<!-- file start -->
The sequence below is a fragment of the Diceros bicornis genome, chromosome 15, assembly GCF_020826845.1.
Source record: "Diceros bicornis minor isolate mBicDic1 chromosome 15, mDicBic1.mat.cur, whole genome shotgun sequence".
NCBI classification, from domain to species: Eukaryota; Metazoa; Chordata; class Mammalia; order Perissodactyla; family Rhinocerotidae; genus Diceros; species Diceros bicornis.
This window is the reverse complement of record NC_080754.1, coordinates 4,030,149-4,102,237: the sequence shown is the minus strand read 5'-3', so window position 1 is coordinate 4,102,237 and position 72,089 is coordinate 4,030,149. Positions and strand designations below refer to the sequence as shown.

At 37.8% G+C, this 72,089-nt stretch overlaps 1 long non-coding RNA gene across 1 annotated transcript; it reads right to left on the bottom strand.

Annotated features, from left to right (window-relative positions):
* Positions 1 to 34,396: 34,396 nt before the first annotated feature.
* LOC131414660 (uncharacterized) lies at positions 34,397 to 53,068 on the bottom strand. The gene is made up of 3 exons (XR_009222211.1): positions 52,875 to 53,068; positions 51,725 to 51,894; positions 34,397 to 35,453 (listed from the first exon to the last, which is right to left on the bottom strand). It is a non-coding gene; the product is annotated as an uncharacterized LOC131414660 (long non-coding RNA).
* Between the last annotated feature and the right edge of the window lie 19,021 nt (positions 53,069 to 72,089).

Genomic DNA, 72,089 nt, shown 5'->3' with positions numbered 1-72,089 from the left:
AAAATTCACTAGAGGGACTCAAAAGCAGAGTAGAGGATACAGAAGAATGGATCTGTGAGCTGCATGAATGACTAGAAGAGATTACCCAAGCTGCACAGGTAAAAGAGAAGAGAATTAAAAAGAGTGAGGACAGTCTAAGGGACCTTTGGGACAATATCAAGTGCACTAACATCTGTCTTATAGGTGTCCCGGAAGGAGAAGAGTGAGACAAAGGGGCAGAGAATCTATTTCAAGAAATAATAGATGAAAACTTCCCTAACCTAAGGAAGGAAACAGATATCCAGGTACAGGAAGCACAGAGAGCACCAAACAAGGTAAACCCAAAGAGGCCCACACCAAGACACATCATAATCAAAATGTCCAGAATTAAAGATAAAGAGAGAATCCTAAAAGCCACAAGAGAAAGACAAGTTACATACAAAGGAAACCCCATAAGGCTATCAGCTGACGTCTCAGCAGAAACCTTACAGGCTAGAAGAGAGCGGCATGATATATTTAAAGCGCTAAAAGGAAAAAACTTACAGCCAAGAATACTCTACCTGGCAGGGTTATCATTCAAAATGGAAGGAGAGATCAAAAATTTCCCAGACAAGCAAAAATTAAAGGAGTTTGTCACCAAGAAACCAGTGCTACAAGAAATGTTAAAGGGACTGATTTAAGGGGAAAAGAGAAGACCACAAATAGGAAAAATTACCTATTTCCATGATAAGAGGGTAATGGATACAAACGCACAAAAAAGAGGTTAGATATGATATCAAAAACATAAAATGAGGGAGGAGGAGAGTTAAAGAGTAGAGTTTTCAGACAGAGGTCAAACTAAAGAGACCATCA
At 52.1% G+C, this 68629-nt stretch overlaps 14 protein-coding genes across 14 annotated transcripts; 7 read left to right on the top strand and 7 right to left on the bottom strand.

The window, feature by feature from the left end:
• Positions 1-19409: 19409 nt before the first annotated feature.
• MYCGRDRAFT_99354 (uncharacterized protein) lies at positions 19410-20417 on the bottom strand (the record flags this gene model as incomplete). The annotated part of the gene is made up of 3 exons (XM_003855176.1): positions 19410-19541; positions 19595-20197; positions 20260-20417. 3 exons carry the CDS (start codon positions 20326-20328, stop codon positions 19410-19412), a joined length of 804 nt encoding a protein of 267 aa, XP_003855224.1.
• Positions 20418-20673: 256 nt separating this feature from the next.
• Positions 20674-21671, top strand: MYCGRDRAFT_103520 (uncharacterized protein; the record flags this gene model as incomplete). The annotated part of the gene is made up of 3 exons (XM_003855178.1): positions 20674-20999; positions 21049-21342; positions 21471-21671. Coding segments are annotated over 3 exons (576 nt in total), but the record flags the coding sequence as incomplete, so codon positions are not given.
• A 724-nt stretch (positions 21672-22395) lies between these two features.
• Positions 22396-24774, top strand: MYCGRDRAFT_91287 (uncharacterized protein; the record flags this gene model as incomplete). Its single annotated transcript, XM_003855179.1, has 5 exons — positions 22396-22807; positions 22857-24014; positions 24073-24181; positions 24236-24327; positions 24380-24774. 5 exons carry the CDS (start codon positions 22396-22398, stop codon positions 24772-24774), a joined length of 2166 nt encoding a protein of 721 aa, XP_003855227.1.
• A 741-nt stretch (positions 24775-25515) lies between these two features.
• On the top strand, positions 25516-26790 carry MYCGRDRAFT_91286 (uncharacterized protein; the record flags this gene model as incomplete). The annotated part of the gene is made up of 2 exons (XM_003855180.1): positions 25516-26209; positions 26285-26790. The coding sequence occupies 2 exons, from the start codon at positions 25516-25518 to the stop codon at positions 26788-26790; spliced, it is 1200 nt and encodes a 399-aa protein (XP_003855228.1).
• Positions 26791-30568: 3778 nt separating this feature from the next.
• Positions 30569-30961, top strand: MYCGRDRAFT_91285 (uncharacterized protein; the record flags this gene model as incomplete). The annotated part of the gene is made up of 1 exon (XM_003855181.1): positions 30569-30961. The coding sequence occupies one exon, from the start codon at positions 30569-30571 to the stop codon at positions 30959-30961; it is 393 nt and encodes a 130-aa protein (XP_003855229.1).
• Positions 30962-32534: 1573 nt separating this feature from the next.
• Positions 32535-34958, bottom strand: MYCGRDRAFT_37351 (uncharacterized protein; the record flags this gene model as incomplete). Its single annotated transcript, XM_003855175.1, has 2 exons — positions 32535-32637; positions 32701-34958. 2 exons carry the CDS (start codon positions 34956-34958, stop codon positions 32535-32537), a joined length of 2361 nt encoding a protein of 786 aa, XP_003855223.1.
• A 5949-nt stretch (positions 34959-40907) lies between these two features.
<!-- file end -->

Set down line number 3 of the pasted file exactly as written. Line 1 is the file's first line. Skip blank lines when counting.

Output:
NCBI classification, from domain to species: Eukaryota; Metazoa; Chordata; class Mammalia; order Perissodactyla; family Rhinocerotidae; genus Diceros; species Diceros bicornis.